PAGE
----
Gamma-based TiAl alloy has been known to be one of the most promising candidates for high-temperature structural applications. However, two typical microstructures of the TiAl alloy, such as the fully lamellar microstructure and the duplex microstructure, have shown a so-called inverse relationship between room-temperature ductility and fracture toughness/creep resistance. The fully lamellar TiAl have excellent creep resistance and fracture toughness, even though poor room temperature ductility. In contrast, the duplex TiAl alloys have considerable room temperature ductility but low levels of creep properties. Therefore, it is necessary to develop a TiAl alloy system with balanced mechanical properties.
This thesis deals with the microstructural control of the fully lamellar and the duplex microstructure of carbon and nitrogen doped alloys Chapter 3 and their tensile properties in Chapter 4 and their creep properties in Chapter 5 and their fracture toughness in Chapter 6.
In chapter 3, Effects of nitrogen addition on the microstructure and the mechanical properties of two-phase TiAl intermeetallic compounds were investigated. 1.0at.% nitrogen addition leads to remarkable grain refinement in the fully lamellar microstructure but had little effect on the duplex microstructure. These facts are caused by ＄Ti_2AlN＄ precipitates which observed in only 1.0at.% nitrogen-doped alloys. The carbon and nitrogen atoms may delayed the diffusion in the lattice. Therefore, heat treatment time of the duplex alloys were required over 24 hours.
In Chapter 4, We examined tensile properties of the alloys of Chapter 3 at room temperature and elavated temperature. Though 0.3at.% nitrogen-doped alloy had much lower elongation than the mother alloy, 1.0at.% nitrogen addition had little effect on room temperature elongation and increased room temperature yield strength by two times in the fully lamellar microstructure. High temperature yield strength of the nitrogen-doped alloys increased due to solute hardening and precipitation hardening of ＄Ti_3AlN＄.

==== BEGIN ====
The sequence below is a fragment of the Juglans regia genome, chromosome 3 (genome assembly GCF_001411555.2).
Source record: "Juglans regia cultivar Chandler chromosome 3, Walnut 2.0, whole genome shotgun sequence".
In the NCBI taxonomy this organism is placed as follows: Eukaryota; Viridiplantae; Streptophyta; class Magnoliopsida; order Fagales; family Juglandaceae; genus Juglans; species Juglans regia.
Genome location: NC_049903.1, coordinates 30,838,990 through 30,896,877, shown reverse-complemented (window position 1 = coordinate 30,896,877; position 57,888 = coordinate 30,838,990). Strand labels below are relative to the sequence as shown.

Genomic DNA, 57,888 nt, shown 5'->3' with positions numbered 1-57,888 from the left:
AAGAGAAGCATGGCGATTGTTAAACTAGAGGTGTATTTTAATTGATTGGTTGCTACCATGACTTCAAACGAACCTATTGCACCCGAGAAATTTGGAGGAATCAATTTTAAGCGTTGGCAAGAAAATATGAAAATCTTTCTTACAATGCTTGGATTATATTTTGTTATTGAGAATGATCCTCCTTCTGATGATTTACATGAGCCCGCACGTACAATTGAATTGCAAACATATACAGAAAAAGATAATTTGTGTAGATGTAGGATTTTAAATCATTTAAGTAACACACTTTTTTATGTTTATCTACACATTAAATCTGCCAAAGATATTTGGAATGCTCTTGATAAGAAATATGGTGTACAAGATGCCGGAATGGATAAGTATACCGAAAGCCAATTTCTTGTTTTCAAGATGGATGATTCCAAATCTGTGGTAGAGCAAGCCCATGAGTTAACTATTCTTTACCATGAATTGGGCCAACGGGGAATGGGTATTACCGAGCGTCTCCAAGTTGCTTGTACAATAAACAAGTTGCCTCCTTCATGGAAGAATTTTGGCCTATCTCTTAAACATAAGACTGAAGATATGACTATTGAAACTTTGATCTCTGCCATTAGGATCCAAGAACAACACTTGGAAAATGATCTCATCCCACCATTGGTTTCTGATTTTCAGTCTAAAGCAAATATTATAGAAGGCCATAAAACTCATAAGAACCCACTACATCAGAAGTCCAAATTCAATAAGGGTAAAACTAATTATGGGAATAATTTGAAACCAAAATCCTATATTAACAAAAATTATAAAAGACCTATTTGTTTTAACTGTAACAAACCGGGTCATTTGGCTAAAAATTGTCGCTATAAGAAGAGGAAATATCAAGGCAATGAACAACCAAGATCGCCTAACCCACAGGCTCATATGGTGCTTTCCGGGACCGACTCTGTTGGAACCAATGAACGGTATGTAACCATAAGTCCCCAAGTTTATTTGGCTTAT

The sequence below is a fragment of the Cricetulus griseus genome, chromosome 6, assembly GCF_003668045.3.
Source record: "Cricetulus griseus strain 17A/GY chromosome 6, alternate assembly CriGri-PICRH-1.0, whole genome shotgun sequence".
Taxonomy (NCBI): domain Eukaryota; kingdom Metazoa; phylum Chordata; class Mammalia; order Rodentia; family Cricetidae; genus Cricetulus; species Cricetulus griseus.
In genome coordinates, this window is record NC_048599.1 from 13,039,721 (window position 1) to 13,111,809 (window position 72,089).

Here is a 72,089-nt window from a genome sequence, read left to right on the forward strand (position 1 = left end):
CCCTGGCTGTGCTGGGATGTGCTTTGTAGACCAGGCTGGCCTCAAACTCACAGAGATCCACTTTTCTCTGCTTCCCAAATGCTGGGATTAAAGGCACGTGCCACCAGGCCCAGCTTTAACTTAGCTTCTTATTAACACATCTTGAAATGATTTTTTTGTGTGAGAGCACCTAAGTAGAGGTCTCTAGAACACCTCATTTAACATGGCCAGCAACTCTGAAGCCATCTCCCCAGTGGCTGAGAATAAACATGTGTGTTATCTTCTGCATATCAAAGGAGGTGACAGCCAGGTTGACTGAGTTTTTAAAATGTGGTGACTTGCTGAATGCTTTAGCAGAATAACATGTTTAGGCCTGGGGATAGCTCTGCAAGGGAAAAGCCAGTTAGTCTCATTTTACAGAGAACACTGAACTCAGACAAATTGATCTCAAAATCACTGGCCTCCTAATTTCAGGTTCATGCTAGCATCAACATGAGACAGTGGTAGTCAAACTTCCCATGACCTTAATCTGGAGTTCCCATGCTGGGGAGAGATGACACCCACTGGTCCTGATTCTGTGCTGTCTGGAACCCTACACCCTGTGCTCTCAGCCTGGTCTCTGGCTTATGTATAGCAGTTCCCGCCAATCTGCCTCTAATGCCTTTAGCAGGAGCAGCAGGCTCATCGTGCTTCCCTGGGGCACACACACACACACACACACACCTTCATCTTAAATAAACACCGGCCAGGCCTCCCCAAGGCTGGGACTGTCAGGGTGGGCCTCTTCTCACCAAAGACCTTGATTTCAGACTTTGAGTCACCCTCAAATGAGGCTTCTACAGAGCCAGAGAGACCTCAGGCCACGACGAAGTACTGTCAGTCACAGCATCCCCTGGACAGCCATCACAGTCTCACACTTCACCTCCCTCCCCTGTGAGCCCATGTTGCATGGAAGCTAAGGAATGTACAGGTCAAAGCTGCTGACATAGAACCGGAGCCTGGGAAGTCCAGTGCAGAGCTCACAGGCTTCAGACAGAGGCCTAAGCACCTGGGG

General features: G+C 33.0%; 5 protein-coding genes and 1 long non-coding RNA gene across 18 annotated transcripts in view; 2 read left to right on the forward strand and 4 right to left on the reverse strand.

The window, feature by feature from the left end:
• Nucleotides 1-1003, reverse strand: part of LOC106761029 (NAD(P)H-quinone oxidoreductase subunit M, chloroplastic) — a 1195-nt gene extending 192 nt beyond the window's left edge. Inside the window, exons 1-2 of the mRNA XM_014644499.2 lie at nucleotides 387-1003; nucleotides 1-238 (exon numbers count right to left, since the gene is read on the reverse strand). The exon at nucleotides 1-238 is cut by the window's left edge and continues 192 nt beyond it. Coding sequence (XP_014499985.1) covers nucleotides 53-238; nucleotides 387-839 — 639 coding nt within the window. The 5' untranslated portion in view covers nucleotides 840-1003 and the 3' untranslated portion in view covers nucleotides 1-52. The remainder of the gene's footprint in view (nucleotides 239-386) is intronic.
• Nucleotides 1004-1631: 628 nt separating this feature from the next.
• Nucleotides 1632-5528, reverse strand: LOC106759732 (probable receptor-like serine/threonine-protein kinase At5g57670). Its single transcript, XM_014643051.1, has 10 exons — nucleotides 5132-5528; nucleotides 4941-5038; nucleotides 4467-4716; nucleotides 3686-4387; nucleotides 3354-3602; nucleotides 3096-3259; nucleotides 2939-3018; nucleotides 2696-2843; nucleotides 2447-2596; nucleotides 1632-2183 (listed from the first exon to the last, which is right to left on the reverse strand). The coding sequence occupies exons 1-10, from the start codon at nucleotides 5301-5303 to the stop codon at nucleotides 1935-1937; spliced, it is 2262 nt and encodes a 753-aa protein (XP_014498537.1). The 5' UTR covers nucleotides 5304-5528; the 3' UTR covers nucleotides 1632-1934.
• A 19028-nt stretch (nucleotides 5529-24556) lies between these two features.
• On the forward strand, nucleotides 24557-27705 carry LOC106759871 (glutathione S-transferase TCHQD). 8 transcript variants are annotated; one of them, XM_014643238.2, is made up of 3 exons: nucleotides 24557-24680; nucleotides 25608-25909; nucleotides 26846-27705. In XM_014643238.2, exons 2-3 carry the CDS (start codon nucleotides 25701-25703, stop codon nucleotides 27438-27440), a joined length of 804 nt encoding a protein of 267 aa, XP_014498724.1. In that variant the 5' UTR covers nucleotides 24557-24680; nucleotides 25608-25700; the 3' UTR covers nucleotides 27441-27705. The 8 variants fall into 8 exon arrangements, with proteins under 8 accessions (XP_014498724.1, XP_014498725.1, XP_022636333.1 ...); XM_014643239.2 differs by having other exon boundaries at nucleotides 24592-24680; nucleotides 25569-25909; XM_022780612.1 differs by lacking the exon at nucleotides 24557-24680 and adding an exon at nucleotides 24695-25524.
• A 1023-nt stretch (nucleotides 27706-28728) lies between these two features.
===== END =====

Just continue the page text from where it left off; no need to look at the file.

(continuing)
In Chapter 5, we investigated the creep properties of carbon and nitrogen doped alloys seclected in Chapter 3 and 4. Nitrogen addition led to remarkable improvement of creep resistance in the duplex microstructure as well as in the fully lamellar microstructure. In particular, the primary creep deformation of the 1.0at.% nitrogen-doped alloy with the duplex microstructure decreased definitely to a similar or superior level of the fully lamellar alloy. We consider that precipitate hardening of ＄Ti_3AlN＄ precipitates and solute hardening of nitrogen atoms may be responsible for such remarkable creep resistance of the nitrogen-doped alloys.
At last, in Chapter 6, we evaluated the fracture toughness of fully lamellar nitrogen-doped alloys. Effect of nitrogen addition on the fracture toughness of the lamellay alloys is similar to the case of the elongation of the lamellar alloy at the room temperature. Though the lamellar alloy which added with 0.3at.% nitrogen shows the lower ＄K_Q＄ value than the mother alloy, ＄K_Q＄ value of 1.0at.% nitrogen alloy was similar to that value of the mother alloy. These may be caused by ＄Ti_2AlN＄ precipitates.
From these results, we reach a conclusion that the carbon and nitrogen doped alloys had balanced-mechanical properties, in particular creep resistance. Therefore, I have expected to progrees further study as structural intermetallic compounds for high temperature.